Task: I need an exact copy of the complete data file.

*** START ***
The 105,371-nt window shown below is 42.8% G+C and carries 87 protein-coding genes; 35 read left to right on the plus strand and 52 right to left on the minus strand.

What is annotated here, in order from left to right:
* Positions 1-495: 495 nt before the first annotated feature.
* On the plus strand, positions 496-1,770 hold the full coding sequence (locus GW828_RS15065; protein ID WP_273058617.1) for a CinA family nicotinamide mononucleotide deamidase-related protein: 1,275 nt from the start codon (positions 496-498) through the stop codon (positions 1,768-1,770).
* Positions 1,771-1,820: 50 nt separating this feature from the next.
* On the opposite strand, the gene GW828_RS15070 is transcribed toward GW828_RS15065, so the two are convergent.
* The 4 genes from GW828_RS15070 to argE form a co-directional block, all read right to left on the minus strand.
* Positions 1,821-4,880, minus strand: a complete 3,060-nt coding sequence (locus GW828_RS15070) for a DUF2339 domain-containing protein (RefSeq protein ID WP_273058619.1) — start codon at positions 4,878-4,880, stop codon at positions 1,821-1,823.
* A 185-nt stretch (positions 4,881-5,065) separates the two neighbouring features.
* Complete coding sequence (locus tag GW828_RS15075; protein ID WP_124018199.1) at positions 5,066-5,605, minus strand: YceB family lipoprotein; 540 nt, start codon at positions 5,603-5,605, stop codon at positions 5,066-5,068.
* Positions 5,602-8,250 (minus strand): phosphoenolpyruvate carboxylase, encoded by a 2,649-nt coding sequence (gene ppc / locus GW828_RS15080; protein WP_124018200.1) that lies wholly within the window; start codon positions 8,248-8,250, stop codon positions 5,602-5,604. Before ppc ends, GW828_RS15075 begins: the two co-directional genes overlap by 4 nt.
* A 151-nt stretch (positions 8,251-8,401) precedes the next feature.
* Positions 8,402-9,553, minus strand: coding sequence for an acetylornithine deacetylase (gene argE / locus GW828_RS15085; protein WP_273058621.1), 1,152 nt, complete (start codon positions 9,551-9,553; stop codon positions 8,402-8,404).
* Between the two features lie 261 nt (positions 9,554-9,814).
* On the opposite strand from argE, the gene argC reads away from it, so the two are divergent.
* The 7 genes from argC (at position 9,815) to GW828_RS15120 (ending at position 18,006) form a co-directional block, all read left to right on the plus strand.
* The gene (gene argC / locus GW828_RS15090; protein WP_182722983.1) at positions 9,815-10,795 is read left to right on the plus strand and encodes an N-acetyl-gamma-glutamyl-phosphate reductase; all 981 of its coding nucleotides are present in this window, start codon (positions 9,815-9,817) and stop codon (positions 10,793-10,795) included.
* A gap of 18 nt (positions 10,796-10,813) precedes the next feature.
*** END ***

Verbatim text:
The 105,371-nt window shown below is 42.8% G+C and carries 87 protein-coding genes; 35 read left to right on the plus strand and 52 right to left on the minus strand.

What is annotated here, in order from left to right:
* Positions 1-495: 495 nt before the first annotated feature.
* On the plus strand, positions 496-1,770 hold the full coding sequence (locus GW828_RS15065; protein ID WP_273058617.1) for a CinA family nicotinamide mononucleotide deamidase-related protein: 1,275 nt from the start codon (positions 496-498) through the stop codon (positions 1,768-1,770).
* Positions 1,771-1,820: 50 nt separating this feature from the next.
* On the opposite strand, the gene GW828_RS15070 is transcribed toward GW828_RS15065, so the two are convergent.
* The 4 genes from GW828_RS15070 to argE form a co-directional block, all read right to left on the minus strand.
* Positions 1,821-4,880, minus strand: a complete 3,060-nt coding sequence (locus GW828_RS15070) for a DUF2339 domain-containing protein (RefSeq protein ID WP_273058619.1) — start codon at positions 4,878-4,880, stop codon at positions 1,821-1,823.
* A 185-nt stretch (positions 4,881-5,065) separates the two neighbouring features.
* Complete coding sequence (locus tag GW828_RS15075; protein ID WP_124018199.1) at positions 5,066-5,605, minus strand: YceB family lipoprotein; 540 nt, start codon at positions 5,603-5,605, stop codon at positions 5,066-5,068.
* Positions 5,602-8,250 (minus strand): phosphoenolpyruvate carboxylase, encoded by a 2,649-nt coding sequence (gene ppc / locus GW828_RS15080; protein WP_124018200.1) that lies wholly within the window; start codon positions 8,248-8,250, stop codon positions 5,602-5,604. Before ppc ends, GW828_RS15075 begins: the two co-directional genes overlap by 4 nt.
* A 151-nt stretch (positions 8,251-8,401) precedes the next feature.
* Positions 8,402-9,553, minus strand: coding sequence for an acetylornithine deacetylase (gene argE / locus GW828_RS15085; protein WP_273058621.1), 1,152 nt, complete (start codon positions 9,551-9,553; stop codon positions 8,402-8,404).
* Between the two features lie 261 nt (positions 9,554-9,814).
* On the opposite strand from argE, the gene argC reads away from it, so the two are divergent.
* The 7 genes from argC (at position 9,815) to GW828_RS15120 (ending at position 18,006) form a co-directional block, all read left to right on the plus strand.
* The gene (gene argC / locus GW828_RS15090; protein WP_182722983.1) at positions 9,815-10,795 is read left to right on the plus strand and encodes an N-acetyl-gamma-glutamyl-phosphate reductase; all 981 of its coding nucleotides are present in this window, start codon (positions 9,815-9,817) and stop codon (positions 10,793-10,795) included.
* A gap of 18 nt (positions 10,796-10,813) precedes the next feature.